UX designers are often concerned with three primary issues: the look of a product, the feel of the product and the usability of that product.
The look of a product is naturally all about creating a product which has visual appeal and that, in particular, works in harmony with a user’s values while capturing the spirit of what they’re anticipating in that product. To break that down, it has to not only look nice, but look like it will function correctly for the specified tasks as well. In doing so, it creates a form of trust and credibility between the product and the user.
Next is the feel of the product, which is really about designing and creating products that are ‘a joy to use.’ So, whether you’re interacting with them or reacting to them, products should provide a pleasurable experience and not purely a functional one.
Thirdly, usability is the very foundation of user experience. If a product isn’t easily usable, the experience of using it can unlikely be good. UX designers strive to create products which can, ideally, be modified to meet a user’s specific needs, but which provides functionality that is expected.
What Are The Similarities Between Graphic Design & UX Design?
Graphic design is about emotional communication through typography, colour palettes and images. For example, serif fonts and dark, duller colours evoke seriousness, while sans-serif fonts and bright colours tend to bring about a sense of joy or excitement. Graphic designers are very often emotional designers who elicit certain reactions in any given user. UX design is also concerned with shaping the emotions of the user, although it relies on a broader, big-picture view of the entire user’s experience with the product. In addition to focusing on the best typography and colours, UX designers are also concerned with motion design, the tonality of the content, and information architecture, among other areas.
Graphic designers and UX designers are both on the same high level of creative thinking. For graphic designers, creating visuals that adhere to conventions (and communicate effectively) while retaining a sense of originality (to stamp their work with their own identity and set them apart from their rivals) requires serious creative and critical thinking. In a similar way, UX designers need to create products that solve users’ problems – and, sometimes, conventional solutions don’t always mean the best or the most appropriate ones.
Graphic designers often create mock-ups and wireframes of their designs in advance of delivering a finished design. It gives a chance for clients to offer feedback on their designs and for them to improve them without having to start from scratch. UX designers use mock-ups and prototypes, too, but they tend to be less focused on the overall ‘look’ of the product and concentrate more on the ‘feel’ of it. Is the prototype useful? Is it usable? Do users desire it? These are some of the questions a UX designer wants answers to.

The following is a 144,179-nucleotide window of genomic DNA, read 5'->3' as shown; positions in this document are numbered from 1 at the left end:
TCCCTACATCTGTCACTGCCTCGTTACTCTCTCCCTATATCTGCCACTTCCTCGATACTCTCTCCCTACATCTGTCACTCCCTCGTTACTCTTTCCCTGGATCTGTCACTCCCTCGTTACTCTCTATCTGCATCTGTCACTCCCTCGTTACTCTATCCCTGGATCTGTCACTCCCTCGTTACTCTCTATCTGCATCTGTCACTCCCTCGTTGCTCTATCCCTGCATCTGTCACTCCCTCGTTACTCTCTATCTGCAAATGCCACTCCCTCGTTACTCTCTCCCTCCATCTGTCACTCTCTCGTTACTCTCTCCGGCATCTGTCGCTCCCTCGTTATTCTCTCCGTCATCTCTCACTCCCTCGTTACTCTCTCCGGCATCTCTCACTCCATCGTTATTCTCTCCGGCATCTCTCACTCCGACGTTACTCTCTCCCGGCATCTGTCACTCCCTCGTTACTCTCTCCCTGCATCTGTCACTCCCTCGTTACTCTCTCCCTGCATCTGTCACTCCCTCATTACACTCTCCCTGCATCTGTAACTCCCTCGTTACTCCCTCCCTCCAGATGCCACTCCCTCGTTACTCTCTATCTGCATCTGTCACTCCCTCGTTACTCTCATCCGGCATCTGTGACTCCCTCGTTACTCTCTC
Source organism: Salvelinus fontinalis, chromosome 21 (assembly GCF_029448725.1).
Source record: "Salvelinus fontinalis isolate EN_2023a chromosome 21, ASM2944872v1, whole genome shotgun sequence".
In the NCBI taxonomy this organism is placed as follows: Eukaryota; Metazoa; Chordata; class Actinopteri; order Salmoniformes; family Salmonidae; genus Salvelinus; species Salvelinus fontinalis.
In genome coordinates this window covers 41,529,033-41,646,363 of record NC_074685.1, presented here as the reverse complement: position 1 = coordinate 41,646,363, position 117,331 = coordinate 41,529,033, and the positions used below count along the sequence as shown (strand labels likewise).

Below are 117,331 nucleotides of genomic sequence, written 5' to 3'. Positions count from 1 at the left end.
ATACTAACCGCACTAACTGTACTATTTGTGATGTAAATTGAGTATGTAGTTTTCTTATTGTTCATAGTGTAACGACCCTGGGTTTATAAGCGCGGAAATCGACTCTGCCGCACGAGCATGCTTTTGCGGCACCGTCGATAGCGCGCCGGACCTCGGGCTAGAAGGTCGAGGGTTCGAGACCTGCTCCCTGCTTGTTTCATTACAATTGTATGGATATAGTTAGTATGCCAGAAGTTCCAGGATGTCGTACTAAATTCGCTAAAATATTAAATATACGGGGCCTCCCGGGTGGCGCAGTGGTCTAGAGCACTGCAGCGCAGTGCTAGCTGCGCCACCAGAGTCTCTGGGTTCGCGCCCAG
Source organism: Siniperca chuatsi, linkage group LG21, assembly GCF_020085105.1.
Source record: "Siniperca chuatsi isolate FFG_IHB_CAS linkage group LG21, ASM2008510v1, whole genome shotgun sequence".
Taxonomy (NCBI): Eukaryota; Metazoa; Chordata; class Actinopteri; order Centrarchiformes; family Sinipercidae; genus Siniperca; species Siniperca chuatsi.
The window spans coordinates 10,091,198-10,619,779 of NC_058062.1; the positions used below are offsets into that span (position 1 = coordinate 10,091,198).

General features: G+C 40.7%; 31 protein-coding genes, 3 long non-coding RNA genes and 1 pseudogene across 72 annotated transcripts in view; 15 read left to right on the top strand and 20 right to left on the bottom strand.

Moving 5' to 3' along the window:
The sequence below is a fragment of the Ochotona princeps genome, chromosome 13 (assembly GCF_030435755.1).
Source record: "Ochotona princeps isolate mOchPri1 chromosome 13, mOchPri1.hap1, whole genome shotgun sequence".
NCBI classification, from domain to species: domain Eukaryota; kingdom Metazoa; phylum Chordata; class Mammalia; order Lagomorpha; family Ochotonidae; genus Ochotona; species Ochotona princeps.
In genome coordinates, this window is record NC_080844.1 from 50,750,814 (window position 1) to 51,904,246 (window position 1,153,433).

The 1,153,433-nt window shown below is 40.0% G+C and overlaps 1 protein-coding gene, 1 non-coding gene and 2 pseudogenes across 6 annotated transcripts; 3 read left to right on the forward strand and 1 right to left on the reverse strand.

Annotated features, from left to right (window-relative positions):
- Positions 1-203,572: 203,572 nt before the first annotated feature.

What Are The Differences Between Graphic Design & UX Design?
User-focused vs pixel-focused
Graphic designers often strive for pixel perfection in their designs. Ensuring that texts have perfect typography spacing and that colours conform to brand guidelines; this often takes up a significant portion of graphic designers’ jobs. In contrast, UX designers are primarily focused on users. They study the interface between users and the product, discovering ways to ensure that the product satisfies the user’s core needs. And they achieve this by conducting a lot of research, by talking to and observing users, creating user personas and stories, doing usability testing on the products, and much more.
Iterative problem solving
UX design is, as we mentioned earlier, an iterative problem-solving process, and it can be vastly different from what a typical graphic designer does. It starts with the identification of a problem; this is often found through user research, and if not, it will be confirmed through user research. It is pointless to solve problems that users aren’t interested in, as they won’t pay to solve those problems, and that means your company can’t commercialise it.
From the problem identification stage, more thorough research is carried out into the best way to solve the problem in a manner that the user will be happy with. This is usually done via observations, surveys and studies etc.
This research then forms the product’s design ethos. Designs are then tested with users to see if the research led to the right solutions. These designs go through repeated iterations until research confirms that they are good enough.
Once this occurs the product is launched, but that’s not the end of the design process. The design will be continually tested and user feedback will be incorporated, which leads to a new round of user research. Future modifications to the design will be made based on this feedback.
A very common misconception about UX design is that good usability trumps aesthetics. By contrast, good aesthetics have been found to improve the overall user experience of product; by allowing users to be more relaxed, establishing a positive first impression and generally showing that the designer cares.
Aesthetics also help designers communicate internally within their companies. Former graphic designers can present research results in a way that makes stakeholders sit up and really take notice.